SUPREME COURT OF THE STATE OF NEW YORK APPELLATE DIVISION SECOND JUDICIAL DEPARTMENT
March 3, 2009
IN THE MATTER OF ROY J. LESTER, APPELLANT,
NEW YORK STATE OFFICE OF PARKS, RECREATION & HISTORIC PRESERVATION, ET AL., RESPONDENTS.
In a proceeding pursuant to Executive Law § 298 to review a determination of the New York State Division of Human Rights, dated December 7, 2007, which dismissed the petitioner's complaint upon a finding that there was no probable cause to believe that the respondent New York State Office of Parks, Recreation & Historic Preservation engaged in an unlawful discriminatory practice, the petitioner appeals from a judgment of the Supreme Court, Nassau County (Galasso, J.), entered March 21, 2008, which dismissed the petition as time-barred.
Published by New York State Law Reporting Bureau pursuant to Judiciary Law § 431.
This opinion is uncorrected and subject to revision before publication in the Official Reports.
JOSEPH COVELLO, J.P., DANIEL D. ANGIOLILLO, ARIEL E. BELEN and CHERYL E. CHAMBERS, JJ.
(Index No. 2524/08)
DECISION & ORDER
ORDERED that the judgment is affirmed, with costs.
The 57-year-old petitioner claimed that the respondent New York State Office of Parks, Recreation & Historic Preservation practiced illegal age discrimination when, on several testing dates, due to his refusal to wear the State issued "speedo" swimsuit, he was not permitted to take the re-qualification test to be rehired as a seasonal lifeguard at Jones Beach State Park, and thereafter also was not permitted to take the test for those seeking to be newly hired as lifeguards. The State Division of Human Rights issued a determination finding no probable cause for his action. Sixty-two days after the order was served, the petitioner commenced this proceeding pursuant to Executive Law § 298.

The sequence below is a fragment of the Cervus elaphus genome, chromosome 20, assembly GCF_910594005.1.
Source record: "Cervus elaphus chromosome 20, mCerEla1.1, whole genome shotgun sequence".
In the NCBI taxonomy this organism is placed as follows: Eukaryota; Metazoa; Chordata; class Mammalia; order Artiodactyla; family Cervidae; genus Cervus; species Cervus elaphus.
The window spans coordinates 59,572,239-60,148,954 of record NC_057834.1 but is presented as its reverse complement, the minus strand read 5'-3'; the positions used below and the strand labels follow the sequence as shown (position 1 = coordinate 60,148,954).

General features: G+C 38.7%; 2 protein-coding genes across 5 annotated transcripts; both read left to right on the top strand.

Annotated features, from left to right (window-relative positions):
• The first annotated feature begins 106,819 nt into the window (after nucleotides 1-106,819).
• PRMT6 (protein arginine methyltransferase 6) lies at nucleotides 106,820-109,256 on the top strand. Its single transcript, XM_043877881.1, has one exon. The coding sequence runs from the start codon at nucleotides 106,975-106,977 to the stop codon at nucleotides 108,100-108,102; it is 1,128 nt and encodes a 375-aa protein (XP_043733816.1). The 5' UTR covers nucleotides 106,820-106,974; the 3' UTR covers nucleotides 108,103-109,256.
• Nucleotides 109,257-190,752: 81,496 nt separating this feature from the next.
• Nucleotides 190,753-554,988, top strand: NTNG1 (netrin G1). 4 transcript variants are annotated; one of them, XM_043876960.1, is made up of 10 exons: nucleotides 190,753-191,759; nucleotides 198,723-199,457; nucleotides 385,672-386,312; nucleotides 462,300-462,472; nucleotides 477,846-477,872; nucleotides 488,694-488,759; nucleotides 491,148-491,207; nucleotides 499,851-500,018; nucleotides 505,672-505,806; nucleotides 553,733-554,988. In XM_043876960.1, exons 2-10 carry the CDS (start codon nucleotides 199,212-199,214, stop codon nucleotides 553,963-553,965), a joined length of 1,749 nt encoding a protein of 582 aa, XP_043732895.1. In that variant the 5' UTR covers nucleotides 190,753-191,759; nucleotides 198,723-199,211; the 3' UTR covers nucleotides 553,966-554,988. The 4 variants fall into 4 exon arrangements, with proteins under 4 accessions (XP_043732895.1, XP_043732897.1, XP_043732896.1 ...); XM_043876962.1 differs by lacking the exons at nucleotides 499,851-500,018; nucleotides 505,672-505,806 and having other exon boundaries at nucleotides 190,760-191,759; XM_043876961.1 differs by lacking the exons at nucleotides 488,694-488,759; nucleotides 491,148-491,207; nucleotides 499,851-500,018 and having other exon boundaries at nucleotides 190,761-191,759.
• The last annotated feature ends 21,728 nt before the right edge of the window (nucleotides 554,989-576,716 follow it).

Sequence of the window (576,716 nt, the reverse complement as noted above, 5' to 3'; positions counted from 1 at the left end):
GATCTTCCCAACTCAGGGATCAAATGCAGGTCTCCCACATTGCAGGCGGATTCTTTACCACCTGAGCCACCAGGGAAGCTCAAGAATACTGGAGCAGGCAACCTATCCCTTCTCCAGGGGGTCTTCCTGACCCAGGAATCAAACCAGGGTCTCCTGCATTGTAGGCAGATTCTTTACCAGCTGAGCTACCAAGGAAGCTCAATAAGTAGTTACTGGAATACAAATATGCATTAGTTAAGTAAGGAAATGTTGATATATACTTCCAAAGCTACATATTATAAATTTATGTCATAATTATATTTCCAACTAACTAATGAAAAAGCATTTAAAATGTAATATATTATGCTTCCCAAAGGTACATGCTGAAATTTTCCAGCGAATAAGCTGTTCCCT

A proceeding to review a determination of the New York State Division of Human Rights must be initiated within 60 days after service of the order upon the party aggrieved by it (see Executive Law § 298). Contrary to the petitioner's contention, his time to commence the proceeding was not extended by CPLR 2103, which provision for additional time for service by mail is expressly restricted to service "in a pending action" (Matter of Fiedelman v New York State Dept. of Health, 58 NY2d 80, 82; see Matter of Gil v New York State Div. of Human Rights, 17 AD3d 365; Matter of Lumbermens Mut. Cas. Co. v City of New York, 5 AD3d 684). Consequently, the Supreme Court properly dismissed the petition as time-barred.
COVELLO, J.P., ANGIOLILLO, BELEN and CHAMBERS, JJ., concur.
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